Friday, February 27, 2009

Meeting the Bean

So here’s how everything went down when we first met Franny last weekend.

The plan was to head up to Westchester County and “look” at the dogs they had up for adoption.


If we were going out there, we were coming back with a dog.

It was a semi-rainy, gray day when we hopped on the subway to Grand Central station, where we’d be taking the Metro North line for about a half an hour. Luckily, our nerves were distracted by the insane gentleman sitting across from us on the subway, slowly eating a Styrofoam Dunkin Donuts cup, bite by bite. (At one point I turned to Crissy and whispered, “Is he--” She said, “--eating it? Yes.”)

When we hopped off the train in a little quaint town called Larchmont, we had a quick 7ish minute walk to the foster home, which was holding a litter of 5 female terrier mixes. We quickly found our direction (oh iPhone, what would I do without thee?), and excitedly headed towards the house, ignoring the question of how the hell we were gonna bring a dog back with us on the train once we pulled the trigger.

The foster parents were a very kind, friendly pair of empty nesters named Paula and David. Judging by the zoo-like smell of their house, they'd either been doing this for a long time, or were completely insane, or both. David let us into the house with a nod while on his cellphone, and Paula guided us out to the backyard.

As soon as we stepped outside, we were immediately mauled by five muddy, spastic puppies of all colors and coats. In a matter of seconds, it looked like we'd both army crawled through a mile of sewage. It was complete bedlam.

Now, I’m counting on the fact that Francine will never read this post, which is a gamble considering how fast she’s learning things, but I have to tell the truth here.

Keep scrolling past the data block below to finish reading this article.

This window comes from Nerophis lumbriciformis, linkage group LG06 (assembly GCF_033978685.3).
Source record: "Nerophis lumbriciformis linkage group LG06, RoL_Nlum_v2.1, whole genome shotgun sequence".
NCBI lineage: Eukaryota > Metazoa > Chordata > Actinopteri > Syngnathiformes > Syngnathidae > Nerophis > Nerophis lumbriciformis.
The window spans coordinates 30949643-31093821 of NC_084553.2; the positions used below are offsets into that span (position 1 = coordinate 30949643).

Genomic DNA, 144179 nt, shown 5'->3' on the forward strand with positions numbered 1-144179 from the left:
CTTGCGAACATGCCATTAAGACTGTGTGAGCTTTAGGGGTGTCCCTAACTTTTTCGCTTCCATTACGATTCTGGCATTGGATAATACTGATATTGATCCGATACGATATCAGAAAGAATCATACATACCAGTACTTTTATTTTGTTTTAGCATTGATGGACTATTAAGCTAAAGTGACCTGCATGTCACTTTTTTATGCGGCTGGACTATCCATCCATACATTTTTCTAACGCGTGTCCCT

Here goes...

Franny wasn’t our first choice.

Hang on hang on! Let me explain.

As soon as we got outside, we both pointed to her and said, "That's the one." But the truth is, the as-yet-to-be-named Franny was not that into us. At all. She was pretty freaked out, actually.

She was the shyest puppy in the litter which, to be honest, made us really nervous. We didn't want a skittish, cowering dog that was gonna be afraid of it's own shadow, not to mention the roaring terror of a Manhattan rush hour. So we started eyeing a confident little black pup who made Crissy's face so filthy she looked like Al Jolson.

But something didn’t quite feel right. When we tried to take her for a walk, she whined and pouted and scrambled to get away from us. Not exactly love at first sight.

We started to agonize over it. Maybe this wasn't right after all. After a hour and a half of hand-wringing and apologizing and asking questions we already knew the answers to, we started to get cold feet.

And just when we decided to abort mission, one of the other dogs came over and sat in Crissy’s lap. Both of our eyes widened in excitement. “Sorry,” Paula said. “That one’s already been adopted.” Strike two.

Then, finally, Franny made her move. She screwed up all her courage, slowly staggered over, and with a big, lazy sigh, plopped down into Crissy's lap. And that was all she wrote.

David and Paula were great. They gave us a crate to bring her home in, and David drove us back to the train. After the half an hour back to Grand Central, and Franny's inaugural terrifying New York cab ride, we were finally home with our new pup.

And let me tell you something. I think we found the greatest dog on earth. All she wants to do is whatever we want to do. "Hey Franny, wanna go for a walk?" Walktime. "Yo, Fran, wanna sleep on the couch until noon?" Sleeptime. "Hey, Bean, how about we head outside and you drop a deuce?" Boomtown.

I don't know what we did to deserve this dog, but she's been a complete dream. I mean, she came housetrained, for god's sake. She's less than five months old.

They say dogs are good first baby practice. As long as our first baby is calm, quiet, and exits the womb potty-trained, we'll be all set.

1 comment:

EMillz said...

I'm constantly confusing Crissy for Al Jolson.